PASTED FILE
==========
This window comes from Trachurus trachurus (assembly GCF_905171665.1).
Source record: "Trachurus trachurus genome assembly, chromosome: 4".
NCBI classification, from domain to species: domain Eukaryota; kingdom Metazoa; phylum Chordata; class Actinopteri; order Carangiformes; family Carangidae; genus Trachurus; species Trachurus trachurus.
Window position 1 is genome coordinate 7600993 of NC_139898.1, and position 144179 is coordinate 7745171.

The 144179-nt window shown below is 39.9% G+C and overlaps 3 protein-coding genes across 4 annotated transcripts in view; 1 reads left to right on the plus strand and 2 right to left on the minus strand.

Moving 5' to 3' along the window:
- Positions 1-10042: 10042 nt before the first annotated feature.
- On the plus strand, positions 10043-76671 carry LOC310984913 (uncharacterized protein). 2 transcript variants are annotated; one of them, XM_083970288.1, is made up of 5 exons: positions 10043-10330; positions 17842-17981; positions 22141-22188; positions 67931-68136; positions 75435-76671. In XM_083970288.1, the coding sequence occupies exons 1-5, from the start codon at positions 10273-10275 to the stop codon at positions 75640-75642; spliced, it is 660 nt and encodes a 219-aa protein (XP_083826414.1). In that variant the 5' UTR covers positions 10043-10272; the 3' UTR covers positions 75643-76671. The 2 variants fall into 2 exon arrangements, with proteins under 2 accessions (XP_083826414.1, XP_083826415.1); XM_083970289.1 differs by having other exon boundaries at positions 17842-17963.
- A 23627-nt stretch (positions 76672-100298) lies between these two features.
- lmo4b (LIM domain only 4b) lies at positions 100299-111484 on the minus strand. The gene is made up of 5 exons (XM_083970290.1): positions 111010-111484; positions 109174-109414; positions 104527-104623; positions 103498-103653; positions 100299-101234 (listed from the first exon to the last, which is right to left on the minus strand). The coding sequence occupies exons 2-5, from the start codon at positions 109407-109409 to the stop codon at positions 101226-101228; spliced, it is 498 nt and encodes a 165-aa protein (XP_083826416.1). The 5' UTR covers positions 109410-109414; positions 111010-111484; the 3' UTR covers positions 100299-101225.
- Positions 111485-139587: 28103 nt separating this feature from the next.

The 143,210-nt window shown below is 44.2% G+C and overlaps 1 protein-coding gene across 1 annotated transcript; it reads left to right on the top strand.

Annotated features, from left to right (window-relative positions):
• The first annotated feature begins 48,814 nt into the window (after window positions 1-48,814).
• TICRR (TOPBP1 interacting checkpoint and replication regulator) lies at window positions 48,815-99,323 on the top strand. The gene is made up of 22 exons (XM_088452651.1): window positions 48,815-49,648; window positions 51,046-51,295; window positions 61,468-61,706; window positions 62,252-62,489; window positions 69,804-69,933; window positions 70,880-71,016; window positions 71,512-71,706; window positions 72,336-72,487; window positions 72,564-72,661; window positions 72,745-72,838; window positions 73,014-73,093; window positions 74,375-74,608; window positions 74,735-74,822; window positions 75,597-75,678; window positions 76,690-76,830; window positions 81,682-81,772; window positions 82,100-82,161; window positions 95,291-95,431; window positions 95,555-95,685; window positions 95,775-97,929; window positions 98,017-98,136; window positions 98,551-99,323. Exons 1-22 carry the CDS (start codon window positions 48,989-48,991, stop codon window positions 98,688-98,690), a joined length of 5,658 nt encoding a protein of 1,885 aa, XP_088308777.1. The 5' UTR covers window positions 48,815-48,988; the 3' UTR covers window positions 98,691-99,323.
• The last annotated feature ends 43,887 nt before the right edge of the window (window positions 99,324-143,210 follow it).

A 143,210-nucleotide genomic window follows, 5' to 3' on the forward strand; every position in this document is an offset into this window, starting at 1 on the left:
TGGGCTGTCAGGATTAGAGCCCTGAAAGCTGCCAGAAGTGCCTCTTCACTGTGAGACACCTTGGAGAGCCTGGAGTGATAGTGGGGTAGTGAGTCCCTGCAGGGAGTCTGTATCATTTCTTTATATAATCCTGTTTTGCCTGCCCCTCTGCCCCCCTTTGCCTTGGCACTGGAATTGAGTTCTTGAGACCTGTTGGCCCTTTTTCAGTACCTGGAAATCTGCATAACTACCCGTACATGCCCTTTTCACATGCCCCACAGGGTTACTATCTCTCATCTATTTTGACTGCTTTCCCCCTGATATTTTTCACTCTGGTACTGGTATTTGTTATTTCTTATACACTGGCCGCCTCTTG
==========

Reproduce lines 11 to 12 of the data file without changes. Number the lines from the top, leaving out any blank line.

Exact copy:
- Positions 111485-139587: 28103 nt separating this feature from the next.

The 143,210-nt window shown below is 44.2% G+C and overlaps 1 protein-coding gene across 1 annotated transcript; it reads left to right on the top strand.